Grain harvest tipped at 15mt

By Brad Thompson and Jenne BrammerThe West Australian

The Grains Industry Association of WA has lifted its harvest forecast to more than 15 million tonnes after big rainfall events in August.

In its September Crop report, GIWA increased its estimate by 6 per cent from the previous month, after the widespread, drenching rains delivered more than 100mm to some parts of the eastern Wheatbelt.

However, to achieve this forecast, GIWA cautioned that weather for September needed to remain cool to warm with at least average rainfall. The threat of a frost in the southern and central districts was also a significant risk.

GIWA said overall crop development varied from the northern to the southern regions, but overall yield potential had improved in all regions.

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Meanwhile, the Esperance zone was on track for a record grain harvest.

For the first time in many years, crops across the entire Esperance zone were in excellent condition, with good soil moisture on the back of almost perfect winter rainfall.

In the Geraldton zone yields in the districts from Binnu across to Pindar were also high.

CBH chairman Wally Newman is tipping a harvest of about 16 million tonnes given a run of favourable conditions over spring and early summer.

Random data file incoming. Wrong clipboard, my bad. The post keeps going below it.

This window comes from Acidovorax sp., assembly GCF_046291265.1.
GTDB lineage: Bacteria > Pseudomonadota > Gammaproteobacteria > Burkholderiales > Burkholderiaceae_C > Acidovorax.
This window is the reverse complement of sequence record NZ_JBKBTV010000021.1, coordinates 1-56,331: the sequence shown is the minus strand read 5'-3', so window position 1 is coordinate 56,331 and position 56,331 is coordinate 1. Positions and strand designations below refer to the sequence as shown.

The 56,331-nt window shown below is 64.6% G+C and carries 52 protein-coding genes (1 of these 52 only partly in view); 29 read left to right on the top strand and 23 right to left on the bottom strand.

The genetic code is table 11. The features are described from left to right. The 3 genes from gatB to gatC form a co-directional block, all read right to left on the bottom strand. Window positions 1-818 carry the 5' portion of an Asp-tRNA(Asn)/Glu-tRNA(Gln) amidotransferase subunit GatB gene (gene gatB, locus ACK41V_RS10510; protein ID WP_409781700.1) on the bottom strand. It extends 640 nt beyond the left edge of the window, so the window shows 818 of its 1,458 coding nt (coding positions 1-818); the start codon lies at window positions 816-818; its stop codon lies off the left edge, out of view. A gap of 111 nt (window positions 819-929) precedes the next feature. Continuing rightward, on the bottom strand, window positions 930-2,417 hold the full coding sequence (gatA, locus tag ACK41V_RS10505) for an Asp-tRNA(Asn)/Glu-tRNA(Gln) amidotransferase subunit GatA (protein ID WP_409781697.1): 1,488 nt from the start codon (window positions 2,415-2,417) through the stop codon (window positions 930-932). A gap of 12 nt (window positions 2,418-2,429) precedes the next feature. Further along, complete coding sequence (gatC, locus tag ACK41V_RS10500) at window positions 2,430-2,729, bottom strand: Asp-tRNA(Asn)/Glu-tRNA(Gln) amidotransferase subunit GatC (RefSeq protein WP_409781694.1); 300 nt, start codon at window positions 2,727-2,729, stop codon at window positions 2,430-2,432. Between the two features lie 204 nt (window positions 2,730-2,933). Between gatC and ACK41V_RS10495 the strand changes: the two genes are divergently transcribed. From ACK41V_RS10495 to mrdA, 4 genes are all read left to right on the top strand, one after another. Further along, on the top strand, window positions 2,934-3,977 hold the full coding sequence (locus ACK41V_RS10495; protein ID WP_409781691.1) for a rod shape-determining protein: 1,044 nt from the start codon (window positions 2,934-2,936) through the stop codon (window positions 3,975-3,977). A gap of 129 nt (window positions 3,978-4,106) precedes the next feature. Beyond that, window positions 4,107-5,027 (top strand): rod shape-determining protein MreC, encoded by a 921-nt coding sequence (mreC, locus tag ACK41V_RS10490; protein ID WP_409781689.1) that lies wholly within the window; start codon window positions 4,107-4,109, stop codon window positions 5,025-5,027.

Mr Newman said the biggest threats to outstanding crops in his home district of Newdegate were frost and wet conditions over harvest.

"If we get a normal run, it is looking very good," he said. "We have had two of our best years in Newdegate and this year is looking like it could even be better, but I'm not counting my chickens until they have hatched," he said.

"We work on about a 1.6 tonnes (per hectares) average and we were doing between 3t/ha and 4t/ha over the last two years. That has really given a boost to growers that only recently had serious concerns after poor years and poor prices."

Mr Newman, who took up the CBH reins in April last year, said the past two harvests had helped farmers "get their noses in front".

"For once in their life the growers are telling the bank managers what to do instead of the bank managers telling the growers what to do," he said.

"The mood out in the bush is really good."

The only downside is a dramatic softening in grain prices. Wheat prices have plunged in recent months despite the falling Australian dollar, with APW down from $325/t to about $275/t. Only oat prices have remained strong at about $334/t.

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